Clients may experience abdominal distension or bloating, which may lead to nausea, vomiting and aspiration
Poorly fitting masks may leak
Lack of client compliance is common. This may be due to the education they are receiving.
Find an appropriate place to put the CPAP machine. It should be on a stable surface, close to the bed, close to a power outlet and have unobstructed access from the bed. Nightstands and bedside tables are good choices.
Check the filter (see the written instructions).
Attach the hose to the machine, using the special connector. The hose should stay in place easily.
Plug the hose into the mask. It should fit tightly and may click into place.
If the CPAP has an attached humidifier, fill it with distilled water up to the maximum fill level.
Plug the CPAP machine into a power outlet.
Put the mask over the face, then attach or pull the straps to secure it into place. This should create a seal without pinching the skin. Adjust the length of the straps if needed.
Turn on the device (an appropriately qualified healthcare worker should have already set the correct pressure settings).
Tighten the mask if you hear air escaping.
(Sleep Foundation 2020)
How to Clean a CPAP Machine
Every week, and whenever contaminated with secretions, clean the mask and hose using warm, soapy water. They should be left to air dry.
If the CPAP machine has a humidifier, the distilled water should be emptied and replaced daily before use.
If the humidifier chamber has limescale build-up, soak it in vinegar and water for 10 minutes, rinse thoroughly and then air dry.
Replace the filter whenever it becomes discoloured (generally every three months).
Caring for Clients Who Use a CPAP Machine
The following practical tips may help you to care for clients who use a CPAP machine:
Understand that clients may take a while to adjust to the CPAP at first
Always exercise patience, empathy and thorough, gentle education around the implementation of the device
If the client is resistant to using the CPAP, determine what exactly they dislike, e.g. the mask or the pressure
Encourage clients to use the CPAP every time they sleep
Encourage anxious clients to try relaxation techniques before using the CPAP, or to practice using the mask while they are awake
Encourage the client to wash their face prior to using the CPAP, as this will assist in creating a seal and help to prevent skin irritation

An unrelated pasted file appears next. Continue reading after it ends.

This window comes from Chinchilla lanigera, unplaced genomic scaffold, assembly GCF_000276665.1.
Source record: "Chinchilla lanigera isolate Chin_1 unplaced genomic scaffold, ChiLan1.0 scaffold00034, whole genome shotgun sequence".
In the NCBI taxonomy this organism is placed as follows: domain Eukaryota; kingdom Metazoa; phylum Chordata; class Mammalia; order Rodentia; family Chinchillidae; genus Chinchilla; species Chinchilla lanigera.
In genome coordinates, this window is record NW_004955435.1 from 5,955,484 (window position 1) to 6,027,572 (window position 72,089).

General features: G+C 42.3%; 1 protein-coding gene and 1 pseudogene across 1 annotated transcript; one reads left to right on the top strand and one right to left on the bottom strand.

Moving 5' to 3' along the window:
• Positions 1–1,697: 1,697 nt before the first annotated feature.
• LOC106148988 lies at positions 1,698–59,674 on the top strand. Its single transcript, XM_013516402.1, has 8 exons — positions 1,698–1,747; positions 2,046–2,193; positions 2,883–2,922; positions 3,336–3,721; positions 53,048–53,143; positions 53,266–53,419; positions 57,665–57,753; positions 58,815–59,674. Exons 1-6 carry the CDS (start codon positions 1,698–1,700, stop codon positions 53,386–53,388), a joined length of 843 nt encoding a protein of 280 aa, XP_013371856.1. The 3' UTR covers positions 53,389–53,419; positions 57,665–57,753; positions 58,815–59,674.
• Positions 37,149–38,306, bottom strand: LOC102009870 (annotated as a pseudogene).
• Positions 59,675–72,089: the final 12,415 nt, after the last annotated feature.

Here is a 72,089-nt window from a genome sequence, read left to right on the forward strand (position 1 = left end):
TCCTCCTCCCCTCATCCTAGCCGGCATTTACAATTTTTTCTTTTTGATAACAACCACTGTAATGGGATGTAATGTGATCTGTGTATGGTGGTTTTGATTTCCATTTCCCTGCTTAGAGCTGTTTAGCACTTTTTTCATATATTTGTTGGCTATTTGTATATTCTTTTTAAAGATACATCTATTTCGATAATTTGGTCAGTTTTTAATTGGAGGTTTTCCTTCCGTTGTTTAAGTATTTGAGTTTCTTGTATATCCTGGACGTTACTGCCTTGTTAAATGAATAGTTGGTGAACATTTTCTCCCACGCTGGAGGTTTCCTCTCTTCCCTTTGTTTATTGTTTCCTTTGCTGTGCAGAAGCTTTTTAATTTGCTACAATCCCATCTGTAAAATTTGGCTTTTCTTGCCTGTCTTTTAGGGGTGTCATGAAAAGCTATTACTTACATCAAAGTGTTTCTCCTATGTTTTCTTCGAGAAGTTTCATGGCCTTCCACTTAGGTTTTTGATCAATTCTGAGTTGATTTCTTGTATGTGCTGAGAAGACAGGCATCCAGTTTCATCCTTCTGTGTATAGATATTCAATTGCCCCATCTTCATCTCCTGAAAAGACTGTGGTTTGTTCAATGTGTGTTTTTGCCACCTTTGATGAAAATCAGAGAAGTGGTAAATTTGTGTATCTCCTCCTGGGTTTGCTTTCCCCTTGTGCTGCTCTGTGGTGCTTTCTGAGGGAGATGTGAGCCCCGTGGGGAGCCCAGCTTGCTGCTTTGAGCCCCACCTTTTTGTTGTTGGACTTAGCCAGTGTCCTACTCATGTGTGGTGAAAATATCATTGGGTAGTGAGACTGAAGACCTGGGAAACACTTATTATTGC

Ensure the client’s mask fits properly and consider trying different interfaces that may be more suitable
Consider using a CPAP machine with a ‘ramp’ feature, which allows air pressure to gradually increase as the client falls asleep
Consider a nasal saline spray for clients who are experiencing a dry or stuffy nose
If the client has a habit of unintentionally removing the mask during the night, consider setting an alarm to check that it is still on
Encourage the client to avoid caffeine and alcohol before bedtime so that they are able to fall asleep more easily
Ensure the mask is clean and dry before the client wears it.
(Sleep Foundation 2020; Mayo Clinic 2018; GOSH 2017)
The Importance of Client Education
Appropriate client education is crucial in ensuring compliance, and subsequently, long-term success. It’s important to monitor the client’s compliance, especially when they are first commencing CPAP therapy, as many people stop treatment prematurely due to discomfort (Pinto & Sharma 2021).
Encourage clients to inform you of any adverse effects they are experiencing and ensure these are addressed by an appropriately qualified clinician. It’s also important to make sure that the CPAP machine is checked regularly and the mask fits properly (Pinto & Sharma 2021).
In addition to providing continuing client education on the benefits of regular CPAP use, clients should also be encouraged to take other measures to improve the effectiveness of treatment, including: